“What was surprising,” he told Newsweek, “was how strong the relationship was—no matter what test I ran the data always showed the same thing.” That finding “suggests that essentially you can’t be in the top five in firearm ownership and not have this problem.”
Based on the analysis, Lankford concluded that “a nation’s civilian firearm ownership rate is the strongest predictor of its number of public mass shooters.”
The ‘dark side of American exceptionalism’
Lankford also believes there may be uniquely American social and cultural issues at play that, when combined with lax gun laws, make the country particularly vulnerable to mass shootings.
“In the United States, where many individuals are socialized to assume that they will reach great levels of success and achieve ‘the American Dream,’ there may be particularly high levels of strain among those who encounter blocked goals or have negative social interactions with their peers, coworkers, or bosses,” he explained in a statement.
While patriarchal societies are present across the world, the intersection of toxic masculinity with American gun culture appears to be particularly deadly. Elements of toxic masculinity and aggrieved entitlement have played a role in many of the country’s most notorious mass shootings: According to some estimates, all but one of the mass murders in the U.S. over the last 30 years were committed by men, and 90 percent of them were white.
Mass shootings, Lankford concluded, are the “dark side of American exceptionalism.”
Lankford says that the main lesson from the study is an obvious one: Mass shootings can be reduced if the number of guns in circulation is reduced, as happened after a spate of mass shootings in Australia. The turning point for the nation was the 1996 Port Arthur massacre in Tasmania, in which a gunman killed 35 people using semiautomatic weapons. In the wake of the massacre, the conservative federal government succeeded in implementing tough new gun control laws throughout the country. A large array of weapons were banned, and the government also imposed a mandatory gun buy back that substantially reduced gun possession in Australia — basically, they actually did all of the things that we only talk about doing after every mass shooting in the U.S.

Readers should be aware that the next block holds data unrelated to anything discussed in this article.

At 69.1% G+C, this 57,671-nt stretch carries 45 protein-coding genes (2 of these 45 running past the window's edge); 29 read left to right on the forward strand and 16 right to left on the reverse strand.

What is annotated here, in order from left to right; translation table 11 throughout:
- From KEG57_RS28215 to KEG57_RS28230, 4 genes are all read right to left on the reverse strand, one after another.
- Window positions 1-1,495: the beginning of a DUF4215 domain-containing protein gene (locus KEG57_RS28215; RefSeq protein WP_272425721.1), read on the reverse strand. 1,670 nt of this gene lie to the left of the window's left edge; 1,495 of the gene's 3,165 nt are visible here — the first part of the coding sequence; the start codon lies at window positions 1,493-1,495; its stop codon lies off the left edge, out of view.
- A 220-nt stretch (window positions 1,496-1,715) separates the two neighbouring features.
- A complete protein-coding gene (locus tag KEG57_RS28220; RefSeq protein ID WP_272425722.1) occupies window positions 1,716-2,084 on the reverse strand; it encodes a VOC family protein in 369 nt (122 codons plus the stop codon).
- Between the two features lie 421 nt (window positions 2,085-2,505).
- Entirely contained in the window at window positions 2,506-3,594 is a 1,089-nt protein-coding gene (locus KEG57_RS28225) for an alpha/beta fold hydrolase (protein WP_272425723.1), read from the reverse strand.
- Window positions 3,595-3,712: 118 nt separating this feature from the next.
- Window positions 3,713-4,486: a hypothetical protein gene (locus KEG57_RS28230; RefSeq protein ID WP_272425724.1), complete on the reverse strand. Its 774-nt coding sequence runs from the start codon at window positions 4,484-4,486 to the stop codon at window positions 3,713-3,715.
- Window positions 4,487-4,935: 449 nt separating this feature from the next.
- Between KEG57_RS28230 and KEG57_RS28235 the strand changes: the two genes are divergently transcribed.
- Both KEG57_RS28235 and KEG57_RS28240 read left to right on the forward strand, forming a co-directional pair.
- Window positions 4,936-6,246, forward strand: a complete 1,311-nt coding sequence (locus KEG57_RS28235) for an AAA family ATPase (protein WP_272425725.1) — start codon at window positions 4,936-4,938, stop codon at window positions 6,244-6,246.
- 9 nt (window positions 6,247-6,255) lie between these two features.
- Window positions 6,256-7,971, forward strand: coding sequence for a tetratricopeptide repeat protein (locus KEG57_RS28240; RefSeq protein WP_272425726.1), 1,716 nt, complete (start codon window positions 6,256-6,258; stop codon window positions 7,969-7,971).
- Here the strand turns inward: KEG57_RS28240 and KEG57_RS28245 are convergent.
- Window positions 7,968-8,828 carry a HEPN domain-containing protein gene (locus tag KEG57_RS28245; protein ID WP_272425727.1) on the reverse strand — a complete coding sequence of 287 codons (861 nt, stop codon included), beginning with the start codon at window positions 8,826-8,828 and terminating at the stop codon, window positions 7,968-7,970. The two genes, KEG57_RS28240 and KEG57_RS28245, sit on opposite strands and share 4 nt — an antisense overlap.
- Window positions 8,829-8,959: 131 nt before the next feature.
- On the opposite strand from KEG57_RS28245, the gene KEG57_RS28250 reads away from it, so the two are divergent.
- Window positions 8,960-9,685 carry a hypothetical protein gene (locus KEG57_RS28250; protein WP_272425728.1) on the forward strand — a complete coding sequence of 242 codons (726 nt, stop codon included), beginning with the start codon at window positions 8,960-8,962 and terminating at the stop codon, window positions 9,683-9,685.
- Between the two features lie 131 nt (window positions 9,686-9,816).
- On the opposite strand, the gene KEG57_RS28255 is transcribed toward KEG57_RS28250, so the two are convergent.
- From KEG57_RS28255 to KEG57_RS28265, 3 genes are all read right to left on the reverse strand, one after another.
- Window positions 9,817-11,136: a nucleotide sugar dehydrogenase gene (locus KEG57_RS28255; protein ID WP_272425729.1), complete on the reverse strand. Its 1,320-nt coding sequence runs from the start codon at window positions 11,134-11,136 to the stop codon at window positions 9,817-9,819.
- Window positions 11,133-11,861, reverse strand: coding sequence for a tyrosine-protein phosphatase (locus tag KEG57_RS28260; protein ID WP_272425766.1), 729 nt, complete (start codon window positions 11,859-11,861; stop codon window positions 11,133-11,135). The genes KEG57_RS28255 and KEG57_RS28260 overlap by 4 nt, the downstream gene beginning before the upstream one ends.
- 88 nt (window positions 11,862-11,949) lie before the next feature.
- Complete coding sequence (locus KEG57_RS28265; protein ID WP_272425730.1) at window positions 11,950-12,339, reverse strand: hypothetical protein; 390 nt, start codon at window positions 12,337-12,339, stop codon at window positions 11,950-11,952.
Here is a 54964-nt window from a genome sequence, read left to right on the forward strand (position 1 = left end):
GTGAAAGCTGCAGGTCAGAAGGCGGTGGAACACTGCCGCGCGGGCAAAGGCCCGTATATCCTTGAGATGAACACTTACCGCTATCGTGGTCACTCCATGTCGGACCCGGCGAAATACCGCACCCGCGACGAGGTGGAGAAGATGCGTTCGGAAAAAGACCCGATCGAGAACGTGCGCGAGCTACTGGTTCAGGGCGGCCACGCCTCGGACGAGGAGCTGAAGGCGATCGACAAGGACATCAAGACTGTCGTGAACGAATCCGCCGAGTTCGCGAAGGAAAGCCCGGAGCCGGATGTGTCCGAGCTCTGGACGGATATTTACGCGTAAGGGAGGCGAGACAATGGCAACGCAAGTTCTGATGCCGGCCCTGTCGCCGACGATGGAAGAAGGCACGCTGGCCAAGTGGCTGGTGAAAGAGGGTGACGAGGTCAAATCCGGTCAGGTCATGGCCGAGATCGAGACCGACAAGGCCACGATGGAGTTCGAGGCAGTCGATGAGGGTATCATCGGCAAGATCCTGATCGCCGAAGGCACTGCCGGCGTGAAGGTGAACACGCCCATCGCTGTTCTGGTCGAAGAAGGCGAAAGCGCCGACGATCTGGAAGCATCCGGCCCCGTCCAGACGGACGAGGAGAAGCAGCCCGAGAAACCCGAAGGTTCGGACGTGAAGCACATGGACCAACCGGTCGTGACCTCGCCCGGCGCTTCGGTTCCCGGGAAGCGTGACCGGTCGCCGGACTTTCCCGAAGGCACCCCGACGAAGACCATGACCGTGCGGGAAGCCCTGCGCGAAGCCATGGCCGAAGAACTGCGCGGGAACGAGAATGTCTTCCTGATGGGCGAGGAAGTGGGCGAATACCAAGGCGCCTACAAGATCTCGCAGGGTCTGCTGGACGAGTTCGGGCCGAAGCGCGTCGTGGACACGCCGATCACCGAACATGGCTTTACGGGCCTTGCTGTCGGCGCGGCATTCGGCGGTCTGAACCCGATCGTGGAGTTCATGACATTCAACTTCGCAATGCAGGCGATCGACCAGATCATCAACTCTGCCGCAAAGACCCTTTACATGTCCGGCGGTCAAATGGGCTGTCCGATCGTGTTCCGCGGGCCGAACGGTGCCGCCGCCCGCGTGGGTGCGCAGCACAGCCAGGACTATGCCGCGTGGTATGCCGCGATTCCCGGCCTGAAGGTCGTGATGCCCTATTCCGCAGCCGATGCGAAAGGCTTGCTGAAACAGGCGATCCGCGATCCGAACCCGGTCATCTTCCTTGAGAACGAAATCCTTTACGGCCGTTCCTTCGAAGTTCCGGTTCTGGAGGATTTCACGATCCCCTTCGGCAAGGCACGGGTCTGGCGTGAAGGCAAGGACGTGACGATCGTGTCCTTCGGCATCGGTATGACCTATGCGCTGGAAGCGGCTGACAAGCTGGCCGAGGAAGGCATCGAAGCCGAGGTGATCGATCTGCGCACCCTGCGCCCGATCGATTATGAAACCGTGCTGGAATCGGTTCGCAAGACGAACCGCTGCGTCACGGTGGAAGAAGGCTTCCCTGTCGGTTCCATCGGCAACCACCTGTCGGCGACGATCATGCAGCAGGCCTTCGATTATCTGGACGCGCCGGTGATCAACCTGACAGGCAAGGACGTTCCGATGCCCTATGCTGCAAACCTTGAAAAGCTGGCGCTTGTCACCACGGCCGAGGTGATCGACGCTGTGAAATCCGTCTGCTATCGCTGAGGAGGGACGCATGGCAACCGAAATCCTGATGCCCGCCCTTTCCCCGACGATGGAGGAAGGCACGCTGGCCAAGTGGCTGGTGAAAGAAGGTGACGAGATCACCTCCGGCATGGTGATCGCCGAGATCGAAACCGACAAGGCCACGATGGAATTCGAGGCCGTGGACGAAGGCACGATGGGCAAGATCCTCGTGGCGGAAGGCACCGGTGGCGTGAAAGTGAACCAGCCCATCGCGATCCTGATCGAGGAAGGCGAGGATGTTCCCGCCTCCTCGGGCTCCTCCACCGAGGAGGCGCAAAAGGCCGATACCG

What happened next is truly remarkable: homicides by firearm plunged 59 percent between 1996 and 2006, with no corresponding increase in non-firearm-related homicides. The drop in suicides by gun was even steeper: 65 percent. Studies found a close correlation between the sharp declines and the gun buybacks. Robberies involving a firearm also dropped significantly. Meanwhile, home invasions did not increase, contrary to fears that firearm ownership is needed to deter such crimes.
But here’s the most stunning statistic. In the decade before the Port Arthur massacre, there had been 11 mass shootings in the country. There hasn’t been a single one in Australia since.
“I didn’t come into this study with any gun control agenda—I just let the data speak for itself,” Lankford told Deutsche Welle. “Whether people are willing to act on it is another question.”